The itching was getting worse and he tore the glove off to see purplish rot spreading across his hand and disappearing up the sleeve, spreading fast enough to be visible to the eye.
His skin burned from the inside. Through bloodshot eyes he could see other soldiers tearing at their armour as the toxic mist worked its way inside through gaps too small to notice. The cold escape of a bullet to the forehead, fired with his good hand even as the blistering pox engulfed it, was all that remained.
Blightfly Botulus had killed eight Fire Warriors in its first pass, and dived to consume what remained before they completely decayed.
“Enemy aircraft, repeat enemy aircraft. Cadre Ra’mi crippled, Crisis Cadre Mo’ri reports casualties.”
Even in the roomy and well-equipped cockpit of Barracuda D69b, there was an oppressive humidity. Visibility was down to double-digits, far too low for low-altitude combat, and somewhere in the fog was an enemy bomber.
Its pilot, E’len, briefly considered aborting the mission; flying a craft as valuable as the Barracuda into a storm this heavy seemed suicidal. When anti-aircraft fire began piercing the fog that idea seemed even more viable but instead he dived, spotting the enemy flying drone and firing a spray of missiles to force it after him not the critical ground forces.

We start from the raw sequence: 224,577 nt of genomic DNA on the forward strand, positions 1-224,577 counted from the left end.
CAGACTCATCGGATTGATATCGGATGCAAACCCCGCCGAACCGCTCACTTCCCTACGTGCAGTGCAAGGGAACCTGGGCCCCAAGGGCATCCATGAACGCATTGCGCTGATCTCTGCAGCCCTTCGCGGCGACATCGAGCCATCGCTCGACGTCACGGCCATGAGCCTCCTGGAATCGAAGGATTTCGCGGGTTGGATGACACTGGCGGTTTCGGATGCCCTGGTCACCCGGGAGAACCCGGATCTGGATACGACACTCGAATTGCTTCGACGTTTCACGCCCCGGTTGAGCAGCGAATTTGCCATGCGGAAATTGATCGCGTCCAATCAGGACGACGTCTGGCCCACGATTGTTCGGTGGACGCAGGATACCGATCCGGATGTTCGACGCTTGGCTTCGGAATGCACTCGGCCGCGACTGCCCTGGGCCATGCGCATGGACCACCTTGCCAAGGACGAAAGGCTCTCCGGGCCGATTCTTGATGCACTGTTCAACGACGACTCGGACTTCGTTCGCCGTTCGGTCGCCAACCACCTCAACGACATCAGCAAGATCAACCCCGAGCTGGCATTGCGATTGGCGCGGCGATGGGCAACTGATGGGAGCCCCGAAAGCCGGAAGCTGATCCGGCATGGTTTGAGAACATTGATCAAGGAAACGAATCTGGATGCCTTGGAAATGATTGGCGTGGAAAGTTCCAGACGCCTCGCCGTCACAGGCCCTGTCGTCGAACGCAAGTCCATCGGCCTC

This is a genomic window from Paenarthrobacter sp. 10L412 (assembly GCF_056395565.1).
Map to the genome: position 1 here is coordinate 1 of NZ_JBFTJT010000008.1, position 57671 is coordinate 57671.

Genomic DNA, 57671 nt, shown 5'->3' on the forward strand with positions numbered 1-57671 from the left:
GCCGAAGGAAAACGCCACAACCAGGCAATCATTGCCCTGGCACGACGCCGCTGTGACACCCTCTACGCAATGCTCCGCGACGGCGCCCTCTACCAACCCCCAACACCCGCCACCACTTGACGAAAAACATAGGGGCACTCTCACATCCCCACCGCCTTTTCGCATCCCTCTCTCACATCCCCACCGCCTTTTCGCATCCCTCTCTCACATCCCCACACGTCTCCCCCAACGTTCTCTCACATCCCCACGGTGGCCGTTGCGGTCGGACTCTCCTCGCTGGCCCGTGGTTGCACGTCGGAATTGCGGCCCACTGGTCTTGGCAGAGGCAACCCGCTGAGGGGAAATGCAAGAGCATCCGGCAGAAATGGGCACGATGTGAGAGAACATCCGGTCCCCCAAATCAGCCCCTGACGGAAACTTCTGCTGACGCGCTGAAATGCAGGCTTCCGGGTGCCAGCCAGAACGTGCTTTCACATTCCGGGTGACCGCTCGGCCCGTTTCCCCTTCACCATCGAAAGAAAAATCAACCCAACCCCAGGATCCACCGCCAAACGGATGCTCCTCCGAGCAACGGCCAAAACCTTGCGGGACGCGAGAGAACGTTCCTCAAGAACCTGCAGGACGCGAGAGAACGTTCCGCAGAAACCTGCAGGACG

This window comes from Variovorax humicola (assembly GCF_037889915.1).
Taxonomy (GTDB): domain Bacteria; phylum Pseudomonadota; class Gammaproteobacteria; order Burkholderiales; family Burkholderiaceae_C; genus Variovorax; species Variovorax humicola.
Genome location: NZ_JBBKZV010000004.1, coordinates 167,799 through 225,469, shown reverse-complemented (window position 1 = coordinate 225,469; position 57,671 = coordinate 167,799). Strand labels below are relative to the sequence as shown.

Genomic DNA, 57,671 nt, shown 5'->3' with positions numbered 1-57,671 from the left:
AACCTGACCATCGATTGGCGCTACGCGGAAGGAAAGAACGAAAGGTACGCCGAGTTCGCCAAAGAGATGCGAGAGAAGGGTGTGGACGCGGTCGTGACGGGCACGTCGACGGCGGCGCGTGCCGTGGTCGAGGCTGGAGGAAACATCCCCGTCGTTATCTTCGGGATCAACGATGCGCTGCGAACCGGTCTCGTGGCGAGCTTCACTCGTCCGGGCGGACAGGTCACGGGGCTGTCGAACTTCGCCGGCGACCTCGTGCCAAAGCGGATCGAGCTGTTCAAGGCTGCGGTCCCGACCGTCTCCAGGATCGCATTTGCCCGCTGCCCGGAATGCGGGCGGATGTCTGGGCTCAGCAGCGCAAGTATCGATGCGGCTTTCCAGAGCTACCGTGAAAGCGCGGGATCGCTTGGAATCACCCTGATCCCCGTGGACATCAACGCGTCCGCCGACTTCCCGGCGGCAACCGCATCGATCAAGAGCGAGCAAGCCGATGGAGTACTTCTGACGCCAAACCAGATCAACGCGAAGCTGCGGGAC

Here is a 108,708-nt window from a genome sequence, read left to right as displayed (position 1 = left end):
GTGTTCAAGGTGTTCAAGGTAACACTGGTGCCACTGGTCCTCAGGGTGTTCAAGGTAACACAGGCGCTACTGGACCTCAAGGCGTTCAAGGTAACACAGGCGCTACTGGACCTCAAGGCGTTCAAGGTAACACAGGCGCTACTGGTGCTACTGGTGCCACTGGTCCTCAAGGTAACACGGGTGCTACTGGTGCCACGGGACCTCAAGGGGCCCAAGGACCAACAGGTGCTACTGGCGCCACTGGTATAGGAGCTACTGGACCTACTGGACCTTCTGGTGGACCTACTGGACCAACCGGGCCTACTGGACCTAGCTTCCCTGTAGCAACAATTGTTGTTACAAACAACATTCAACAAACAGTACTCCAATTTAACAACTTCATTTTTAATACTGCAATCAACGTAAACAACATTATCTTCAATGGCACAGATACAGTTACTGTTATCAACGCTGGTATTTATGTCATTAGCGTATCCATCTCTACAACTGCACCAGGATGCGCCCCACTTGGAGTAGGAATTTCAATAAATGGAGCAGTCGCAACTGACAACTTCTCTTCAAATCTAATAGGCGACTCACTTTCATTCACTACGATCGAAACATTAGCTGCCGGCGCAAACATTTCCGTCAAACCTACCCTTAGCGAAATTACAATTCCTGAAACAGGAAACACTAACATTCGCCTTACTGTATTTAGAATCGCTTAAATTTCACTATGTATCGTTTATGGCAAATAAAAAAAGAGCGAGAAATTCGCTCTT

Blind to the dogfight above, R’in leapt from cover to attack the enemy. Ignorant of the nature of Chaos she simply fired as targets appeared, an automated gun-emplacement an easy target. Its form was hardy, however, and it still had life in it.
The second Blightfly followed Botulus into the fray, unable to find prey and flying down too low in confusion.
Kai’la saw it dive and fired. The ion-shot punctured its core and blood sprayed over the battlefield as the demon-engine spiralled out of control like a burst balloon. Its companion vomited yet more pestilence over Ri’vail’s cadre as it hid close to the surviving triangulation drone, and from her sniping-perch O’Shie saw them convulse. The skin-transmitted disease had proved too inefficient, and so Botulus had switched the tank from which its emanations flowed. This time, it was a heavy corrosive slime that reacted with most known materials to give off highly toxic vapours, and it wreaked a terrible tally on the Fire Warriors.
Lord Dredge lumbered still further forward, pouring suppressive fire on the Tau in the closes building. One Terminator from his retinue was slain but the remainder continued and he saw two bloody sprays as bolt-rounds found their mark.
Mi’kel was watching R’in’s attack and saw it fail through his scope. The gun-emplacement levelled its four barrels at him and again the building shook with impacts. The floor gave out with a scream of metal and the Broadside listed to one side, losing its grip on its rifle, and Mi’kel scrabbled for the eject option.